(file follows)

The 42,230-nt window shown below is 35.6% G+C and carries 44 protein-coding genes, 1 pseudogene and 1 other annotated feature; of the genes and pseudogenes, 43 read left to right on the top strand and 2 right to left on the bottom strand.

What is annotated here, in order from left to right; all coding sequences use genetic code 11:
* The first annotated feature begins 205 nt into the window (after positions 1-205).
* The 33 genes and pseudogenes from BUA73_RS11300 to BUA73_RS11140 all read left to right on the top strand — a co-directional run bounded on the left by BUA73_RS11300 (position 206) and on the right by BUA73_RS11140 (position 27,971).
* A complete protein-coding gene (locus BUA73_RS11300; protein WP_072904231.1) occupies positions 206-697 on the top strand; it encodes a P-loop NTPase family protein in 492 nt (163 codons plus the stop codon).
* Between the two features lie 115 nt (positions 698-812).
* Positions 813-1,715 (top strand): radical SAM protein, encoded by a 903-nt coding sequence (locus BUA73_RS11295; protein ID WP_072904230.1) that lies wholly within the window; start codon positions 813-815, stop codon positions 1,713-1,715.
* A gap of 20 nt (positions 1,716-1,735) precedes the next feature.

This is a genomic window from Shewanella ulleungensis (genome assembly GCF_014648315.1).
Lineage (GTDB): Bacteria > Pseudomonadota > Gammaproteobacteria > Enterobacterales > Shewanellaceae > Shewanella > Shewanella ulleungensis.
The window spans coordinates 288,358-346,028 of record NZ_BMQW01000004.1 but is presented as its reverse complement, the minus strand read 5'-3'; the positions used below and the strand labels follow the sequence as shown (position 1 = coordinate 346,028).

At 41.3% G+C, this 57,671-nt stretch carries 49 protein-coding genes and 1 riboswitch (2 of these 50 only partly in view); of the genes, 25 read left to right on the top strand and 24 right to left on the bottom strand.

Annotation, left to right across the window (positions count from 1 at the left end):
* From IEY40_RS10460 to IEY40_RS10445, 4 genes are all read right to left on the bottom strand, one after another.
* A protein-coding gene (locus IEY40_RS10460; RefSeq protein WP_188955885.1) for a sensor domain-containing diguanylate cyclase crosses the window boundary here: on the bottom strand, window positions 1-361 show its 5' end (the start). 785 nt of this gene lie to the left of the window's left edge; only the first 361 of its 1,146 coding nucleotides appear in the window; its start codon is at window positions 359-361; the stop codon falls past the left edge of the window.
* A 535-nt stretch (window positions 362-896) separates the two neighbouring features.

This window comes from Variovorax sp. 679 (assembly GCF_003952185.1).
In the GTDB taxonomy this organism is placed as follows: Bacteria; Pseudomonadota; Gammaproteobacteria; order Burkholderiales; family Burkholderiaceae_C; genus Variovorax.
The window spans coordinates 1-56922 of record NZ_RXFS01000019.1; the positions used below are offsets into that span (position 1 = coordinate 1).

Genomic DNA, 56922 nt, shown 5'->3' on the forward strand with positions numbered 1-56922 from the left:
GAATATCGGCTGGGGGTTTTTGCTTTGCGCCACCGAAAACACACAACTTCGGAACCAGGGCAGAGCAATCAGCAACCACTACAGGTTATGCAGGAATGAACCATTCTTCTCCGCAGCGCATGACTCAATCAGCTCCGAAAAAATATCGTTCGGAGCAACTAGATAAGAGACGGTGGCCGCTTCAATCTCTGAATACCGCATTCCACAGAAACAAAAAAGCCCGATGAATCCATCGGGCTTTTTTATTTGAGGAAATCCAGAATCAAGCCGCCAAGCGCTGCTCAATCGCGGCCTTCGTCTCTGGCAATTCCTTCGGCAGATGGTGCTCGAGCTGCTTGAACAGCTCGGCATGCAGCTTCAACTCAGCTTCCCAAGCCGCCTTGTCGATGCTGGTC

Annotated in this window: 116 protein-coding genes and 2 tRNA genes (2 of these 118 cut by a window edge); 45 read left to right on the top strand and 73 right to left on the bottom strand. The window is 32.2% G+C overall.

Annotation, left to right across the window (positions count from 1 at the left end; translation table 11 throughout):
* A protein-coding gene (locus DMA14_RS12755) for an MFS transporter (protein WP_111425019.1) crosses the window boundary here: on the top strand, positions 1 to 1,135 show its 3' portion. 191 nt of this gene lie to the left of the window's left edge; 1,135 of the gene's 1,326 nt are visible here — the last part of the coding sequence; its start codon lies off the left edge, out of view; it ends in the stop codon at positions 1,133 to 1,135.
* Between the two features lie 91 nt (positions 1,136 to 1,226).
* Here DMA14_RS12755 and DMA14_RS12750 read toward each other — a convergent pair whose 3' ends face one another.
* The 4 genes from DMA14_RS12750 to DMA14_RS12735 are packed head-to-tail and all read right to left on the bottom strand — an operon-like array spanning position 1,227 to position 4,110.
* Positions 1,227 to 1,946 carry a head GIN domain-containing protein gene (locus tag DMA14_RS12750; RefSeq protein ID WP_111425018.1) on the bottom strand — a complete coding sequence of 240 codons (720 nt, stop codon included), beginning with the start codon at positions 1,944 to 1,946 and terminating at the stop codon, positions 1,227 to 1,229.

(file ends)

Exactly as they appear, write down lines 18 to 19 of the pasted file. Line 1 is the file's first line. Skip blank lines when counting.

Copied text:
In the GTDB taxonomy this organism is placed as follows: Bacteria; Pseudomonadota; Gammaproteobacteria; order Burkholderiales; family Burkholderiaceae_C; genus Variovorax.
The window spans coordinates 1-56922 of record NZ_RXFS01000019.1; the positions used below are offsets into that span (position 1 = coordinate 1).